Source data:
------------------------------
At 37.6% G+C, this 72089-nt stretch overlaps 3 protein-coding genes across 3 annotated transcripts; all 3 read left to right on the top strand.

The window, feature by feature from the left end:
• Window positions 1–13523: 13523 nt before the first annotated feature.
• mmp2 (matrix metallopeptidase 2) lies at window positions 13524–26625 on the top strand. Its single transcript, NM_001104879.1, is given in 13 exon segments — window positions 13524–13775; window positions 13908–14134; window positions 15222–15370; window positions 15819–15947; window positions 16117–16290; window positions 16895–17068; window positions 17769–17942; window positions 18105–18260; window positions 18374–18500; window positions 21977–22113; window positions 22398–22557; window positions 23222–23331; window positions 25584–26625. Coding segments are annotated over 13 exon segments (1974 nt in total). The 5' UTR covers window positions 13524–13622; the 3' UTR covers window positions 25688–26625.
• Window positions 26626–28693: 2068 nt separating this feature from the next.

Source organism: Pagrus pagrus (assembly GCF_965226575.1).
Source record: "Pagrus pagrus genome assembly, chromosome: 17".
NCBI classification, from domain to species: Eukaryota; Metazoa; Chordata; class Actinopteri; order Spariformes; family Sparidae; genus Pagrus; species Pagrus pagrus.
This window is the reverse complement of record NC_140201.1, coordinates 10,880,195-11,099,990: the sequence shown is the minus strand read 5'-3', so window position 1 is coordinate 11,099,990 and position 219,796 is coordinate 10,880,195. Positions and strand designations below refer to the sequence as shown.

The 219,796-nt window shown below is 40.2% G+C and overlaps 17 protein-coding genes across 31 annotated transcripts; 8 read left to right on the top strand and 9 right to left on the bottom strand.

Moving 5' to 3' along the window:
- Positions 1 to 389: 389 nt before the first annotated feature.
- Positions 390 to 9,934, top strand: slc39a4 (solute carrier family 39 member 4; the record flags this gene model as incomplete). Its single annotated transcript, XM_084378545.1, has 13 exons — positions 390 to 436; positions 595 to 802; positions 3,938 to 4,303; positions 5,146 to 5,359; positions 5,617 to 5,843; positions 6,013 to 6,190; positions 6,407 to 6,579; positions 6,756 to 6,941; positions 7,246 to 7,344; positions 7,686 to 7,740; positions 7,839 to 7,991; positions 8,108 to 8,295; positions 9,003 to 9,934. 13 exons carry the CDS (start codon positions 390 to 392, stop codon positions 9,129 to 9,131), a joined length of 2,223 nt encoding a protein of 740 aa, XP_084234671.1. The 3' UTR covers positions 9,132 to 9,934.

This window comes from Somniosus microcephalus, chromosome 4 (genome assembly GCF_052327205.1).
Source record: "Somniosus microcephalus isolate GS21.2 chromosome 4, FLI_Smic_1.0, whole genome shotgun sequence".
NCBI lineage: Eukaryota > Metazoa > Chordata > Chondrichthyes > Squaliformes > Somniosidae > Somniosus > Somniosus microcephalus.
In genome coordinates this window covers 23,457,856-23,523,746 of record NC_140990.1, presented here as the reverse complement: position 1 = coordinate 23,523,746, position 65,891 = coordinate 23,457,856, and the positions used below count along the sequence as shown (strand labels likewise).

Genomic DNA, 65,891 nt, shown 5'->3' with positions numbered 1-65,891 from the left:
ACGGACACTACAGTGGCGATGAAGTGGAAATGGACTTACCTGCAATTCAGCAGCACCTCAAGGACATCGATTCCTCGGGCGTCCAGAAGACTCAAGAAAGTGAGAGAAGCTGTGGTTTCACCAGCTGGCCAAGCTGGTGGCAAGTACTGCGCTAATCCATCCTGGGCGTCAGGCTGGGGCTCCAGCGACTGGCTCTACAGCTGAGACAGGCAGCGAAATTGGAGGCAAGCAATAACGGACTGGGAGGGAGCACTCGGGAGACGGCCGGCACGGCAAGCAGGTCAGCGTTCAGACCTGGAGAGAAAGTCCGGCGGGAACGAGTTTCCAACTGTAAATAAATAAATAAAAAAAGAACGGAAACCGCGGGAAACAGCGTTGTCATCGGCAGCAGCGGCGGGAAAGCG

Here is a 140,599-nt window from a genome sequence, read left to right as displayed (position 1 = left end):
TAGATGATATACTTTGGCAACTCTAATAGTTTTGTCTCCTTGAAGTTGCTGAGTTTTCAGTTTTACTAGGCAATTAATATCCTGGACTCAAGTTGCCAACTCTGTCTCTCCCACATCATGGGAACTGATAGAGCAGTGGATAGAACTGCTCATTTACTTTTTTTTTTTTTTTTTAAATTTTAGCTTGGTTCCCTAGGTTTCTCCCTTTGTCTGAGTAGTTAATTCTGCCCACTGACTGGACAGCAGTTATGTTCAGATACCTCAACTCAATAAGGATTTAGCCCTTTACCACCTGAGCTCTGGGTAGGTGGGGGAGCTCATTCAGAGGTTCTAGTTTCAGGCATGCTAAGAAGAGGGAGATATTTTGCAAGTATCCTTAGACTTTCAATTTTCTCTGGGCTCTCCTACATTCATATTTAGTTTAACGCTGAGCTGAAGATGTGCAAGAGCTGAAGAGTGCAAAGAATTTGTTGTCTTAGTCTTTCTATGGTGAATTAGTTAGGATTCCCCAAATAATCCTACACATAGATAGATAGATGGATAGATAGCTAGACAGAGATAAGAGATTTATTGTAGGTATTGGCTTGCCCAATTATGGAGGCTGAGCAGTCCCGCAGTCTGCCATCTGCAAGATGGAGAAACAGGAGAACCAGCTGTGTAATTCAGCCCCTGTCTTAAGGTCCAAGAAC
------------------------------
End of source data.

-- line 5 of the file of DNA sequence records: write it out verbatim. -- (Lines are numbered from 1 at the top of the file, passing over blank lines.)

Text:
• Window positions 26626–28693: 2068 nt separating this feature from the next.